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About All-Electric Furnaces
As the name suggests, an all-electric furnace runs solely on electricity, rather than fossil fuels such as oil or natural gas. The furnace draws in cold air, which is heated by the electric components. The furnace blower then distributes that hot air through the home’s ductwork.
All-electric furnaces are technically very energy efficient because there’s almost no heat loss; however, due to the high cost of electricity compared to fossil fuels, they’re much more expensive to operate. Electric furnaces are used in rare cases when natural gas is not available, oil is not feasible and where it does not get very cold.
Electric furnaces are more practical (read: affordable) when they’re part of a heat pump system. If electricity is the only choice in your area, a heat pump is preferable to an all-electric furnace.
About Heat Pumps
Heat pumps operate as both heating and cooling systems, replacing the need for a separate furnace and central air conditioning system. They do have an electric furnace component, but the electricity does a small percentage of the work.
Essentially, heat pumps use a small amount of energy to move heat from one location to another. To cool the home, they take heat from the inside and pump it outdoors. In heating mode, they pull heat out of the air, water or ground and move it indoors. However, heat pumps are not practical in very cold climates because they do not provide enough heat.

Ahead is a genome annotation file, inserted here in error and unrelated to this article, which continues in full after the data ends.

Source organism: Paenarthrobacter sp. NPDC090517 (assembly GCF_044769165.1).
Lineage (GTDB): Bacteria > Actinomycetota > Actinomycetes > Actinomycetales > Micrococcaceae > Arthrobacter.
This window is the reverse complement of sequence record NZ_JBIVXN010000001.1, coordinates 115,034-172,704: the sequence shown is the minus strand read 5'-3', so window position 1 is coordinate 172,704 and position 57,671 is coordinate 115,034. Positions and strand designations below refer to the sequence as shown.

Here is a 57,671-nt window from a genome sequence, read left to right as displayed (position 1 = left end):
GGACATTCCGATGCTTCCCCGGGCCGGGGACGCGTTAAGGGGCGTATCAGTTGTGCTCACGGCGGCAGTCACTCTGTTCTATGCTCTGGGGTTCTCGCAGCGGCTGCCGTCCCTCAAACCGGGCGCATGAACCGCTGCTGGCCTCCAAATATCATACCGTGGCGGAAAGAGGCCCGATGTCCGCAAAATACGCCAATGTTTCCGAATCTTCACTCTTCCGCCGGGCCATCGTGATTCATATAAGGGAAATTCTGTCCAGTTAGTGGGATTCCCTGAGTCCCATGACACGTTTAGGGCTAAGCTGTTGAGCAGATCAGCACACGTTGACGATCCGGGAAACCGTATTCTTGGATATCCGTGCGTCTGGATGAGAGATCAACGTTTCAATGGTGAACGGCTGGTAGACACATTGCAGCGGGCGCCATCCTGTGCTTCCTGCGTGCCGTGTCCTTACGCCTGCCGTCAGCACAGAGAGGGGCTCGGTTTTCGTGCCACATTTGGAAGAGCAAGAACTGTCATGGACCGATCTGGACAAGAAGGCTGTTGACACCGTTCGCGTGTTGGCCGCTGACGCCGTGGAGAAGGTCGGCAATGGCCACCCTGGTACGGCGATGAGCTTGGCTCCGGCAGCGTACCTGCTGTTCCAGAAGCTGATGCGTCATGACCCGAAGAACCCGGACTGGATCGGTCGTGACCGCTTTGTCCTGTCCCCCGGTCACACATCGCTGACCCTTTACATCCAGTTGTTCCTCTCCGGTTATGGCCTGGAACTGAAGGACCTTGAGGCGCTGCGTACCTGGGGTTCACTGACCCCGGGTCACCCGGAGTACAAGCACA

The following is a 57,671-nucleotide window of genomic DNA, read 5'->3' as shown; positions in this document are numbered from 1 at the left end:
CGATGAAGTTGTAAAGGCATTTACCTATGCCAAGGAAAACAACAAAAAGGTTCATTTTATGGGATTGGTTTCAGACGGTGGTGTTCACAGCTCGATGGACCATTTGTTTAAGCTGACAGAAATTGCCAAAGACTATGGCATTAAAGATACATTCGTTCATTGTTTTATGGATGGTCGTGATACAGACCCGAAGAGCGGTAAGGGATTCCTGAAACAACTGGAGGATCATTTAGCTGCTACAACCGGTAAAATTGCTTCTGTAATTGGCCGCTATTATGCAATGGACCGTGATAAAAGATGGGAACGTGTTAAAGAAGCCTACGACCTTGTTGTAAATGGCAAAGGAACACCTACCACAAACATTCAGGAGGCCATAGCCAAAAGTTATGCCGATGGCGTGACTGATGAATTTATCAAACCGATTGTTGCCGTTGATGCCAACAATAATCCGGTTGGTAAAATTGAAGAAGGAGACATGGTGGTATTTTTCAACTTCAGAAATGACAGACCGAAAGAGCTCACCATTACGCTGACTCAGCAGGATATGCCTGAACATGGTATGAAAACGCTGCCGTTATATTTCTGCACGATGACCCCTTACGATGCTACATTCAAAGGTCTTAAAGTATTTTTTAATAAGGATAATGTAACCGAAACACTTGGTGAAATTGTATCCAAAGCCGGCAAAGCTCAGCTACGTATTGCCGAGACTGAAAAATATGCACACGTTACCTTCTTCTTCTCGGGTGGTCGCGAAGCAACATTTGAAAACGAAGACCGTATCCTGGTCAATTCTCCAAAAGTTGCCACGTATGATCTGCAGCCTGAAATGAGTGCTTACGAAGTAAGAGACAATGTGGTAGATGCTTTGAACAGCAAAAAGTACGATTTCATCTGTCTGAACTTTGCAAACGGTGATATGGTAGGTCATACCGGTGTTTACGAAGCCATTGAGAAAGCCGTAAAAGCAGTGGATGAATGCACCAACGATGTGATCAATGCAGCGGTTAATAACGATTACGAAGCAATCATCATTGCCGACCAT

Cost of an Electric Furnace
All-electric furnaces are very inexpensive upfront, but again, the long-term heating costs are very high, negating the initial savings. The smallest electric furnaces start at about $500, but most fall in the range of $1,000 to $1,500.
The average heat pump costs $6,000 to $7,000, but your monthly energy bills will be about 50 percent less. Geothermal heat pumps start at about $10,000, but they are eco-friendly and even more efficient.
Electric Furnace Pros
We’ve discussed all of the drawbacks, but there are some benefits to an all-electric furnace. They are safer than gas- or oil-fired furnaces because they do not use combustible fuels. There’s no pilot light to deal with, and they operate quietly. Also, electric furnaces are less likely to break because they have fewer parts.